• Activity B. In this activity, you study trends and risk money in hopes of profiting from a positive outcome. If you're wrong, you lose money. If you're right, you earn a healthy return.
  • Which one's referring to sports betting, and which one's describing investing? There's no right answer. Activity A could be sports betting or investing. The same is true for Activity B. And, while some people would argue the semantics of these definitions, the simple truth is that each activity requires a certain amount of skill, analysis, risk, and chance.

    The point of this article isn't to persuade bettors to invest in the stock market or to encourage investors to start gambling on sports, but rather to prove a point. Investing and betting are similar in nature, and experts from both fields have valuable lessons for the other.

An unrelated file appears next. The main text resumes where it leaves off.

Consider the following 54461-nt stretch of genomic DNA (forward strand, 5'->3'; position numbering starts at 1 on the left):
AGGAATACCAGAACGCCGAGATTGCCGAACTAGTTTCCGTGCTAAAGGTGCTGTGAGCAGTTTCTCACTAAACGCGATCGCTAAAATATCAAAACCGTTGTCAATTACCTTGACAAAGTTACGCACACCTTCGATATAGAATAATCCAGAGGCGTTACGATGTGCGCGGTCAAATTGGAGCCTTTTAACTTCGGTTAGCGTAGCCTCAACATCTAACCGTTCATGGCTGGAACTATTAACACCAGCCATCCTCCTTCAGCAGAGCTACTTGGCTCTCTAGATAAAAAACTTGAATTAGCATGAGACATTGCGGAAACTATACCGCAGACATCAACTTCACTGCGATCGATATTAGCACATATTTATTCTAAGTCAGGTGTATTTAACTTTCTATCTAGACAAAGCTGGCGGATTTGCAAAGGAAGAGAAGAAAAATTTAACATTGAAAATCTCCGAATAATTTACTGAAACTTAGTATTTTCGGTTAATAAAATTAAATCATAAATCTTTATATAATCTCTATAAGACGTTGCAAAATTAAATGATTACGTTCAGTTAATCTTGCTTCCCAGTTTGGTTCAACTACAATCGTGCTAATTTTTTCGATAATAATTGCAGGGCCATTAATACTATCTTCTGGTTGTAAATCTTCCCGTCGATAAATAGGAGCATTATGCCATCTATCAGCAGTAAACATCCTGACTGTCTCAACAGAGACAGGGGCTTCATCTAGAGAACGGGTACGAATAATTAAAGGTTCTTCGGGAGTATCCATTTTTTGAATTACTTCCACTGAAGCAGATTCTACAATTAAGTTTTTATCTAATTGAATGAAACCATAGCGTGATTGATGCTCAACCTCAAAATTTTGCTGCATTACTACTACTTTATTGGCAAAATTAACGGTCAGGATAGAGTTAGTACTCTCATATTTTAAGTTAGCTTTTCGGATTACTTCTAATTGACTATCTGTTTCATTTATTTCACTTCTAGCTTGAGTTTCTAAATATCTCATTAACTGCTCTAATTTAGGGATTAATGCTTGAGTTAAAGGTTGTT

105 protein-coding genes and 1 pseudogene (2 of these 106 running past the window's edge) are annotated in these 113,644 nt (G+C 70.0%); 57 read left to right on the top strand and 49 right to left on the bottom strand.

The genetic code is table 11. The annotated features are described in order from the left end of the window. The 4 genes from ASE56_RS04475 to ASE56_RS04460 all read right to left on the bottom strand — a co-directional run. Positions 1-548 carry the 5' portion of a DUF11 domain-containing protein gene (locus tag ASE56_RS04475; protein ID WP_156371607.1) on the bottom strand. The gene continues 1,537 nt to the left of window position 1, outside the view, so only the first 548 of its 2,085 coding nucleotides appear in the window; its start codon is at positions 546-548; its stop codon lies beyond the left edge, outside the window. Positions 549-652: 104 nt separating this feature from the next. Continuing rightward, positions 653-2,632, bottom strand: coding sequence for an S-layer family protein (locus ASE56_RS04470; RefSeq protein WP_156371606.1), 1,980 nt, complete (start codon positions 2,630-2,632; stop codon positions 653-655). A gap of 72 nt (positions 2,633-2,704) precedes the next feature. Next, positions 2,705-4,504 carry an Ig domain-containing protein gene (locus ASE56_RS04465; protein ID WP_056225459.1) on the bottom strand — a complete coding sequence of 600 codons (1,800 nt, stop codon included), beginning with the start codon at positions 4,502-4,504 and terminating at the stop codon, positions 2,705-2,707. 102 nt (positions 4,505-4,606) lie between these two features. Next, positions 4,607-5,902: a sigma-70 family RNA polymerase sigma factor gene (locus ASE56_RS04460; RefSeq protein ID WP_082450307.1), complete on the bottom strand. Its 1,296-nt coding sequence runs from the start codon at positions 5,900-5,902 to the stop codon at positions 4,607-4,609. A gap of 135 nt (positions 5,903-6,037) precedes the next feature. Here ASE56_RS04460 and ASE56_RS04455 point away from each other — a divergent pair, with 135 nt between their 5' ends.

Whereas stock brokers have developed a skill for picking which stocks will succeed in the long run, handicappers make a living out of offering picks and analyzing odds. Both investing and sports betting have created a number of specialized industries.

    Investing and Betting: One and the Same?

    In recent months, there's been a lot of chatter about the legality of sports betting and whether or not it should be fully legalized or banned. However, this debate is nothing new. As famed economist John Maynard Keynes once said, "It is generally agreed that casinos should, in public interest, be inaccessible and expensive. And perhaps the same is true of stock exchanges." In other words, if you're going to ban gambling, you may as well halt investing.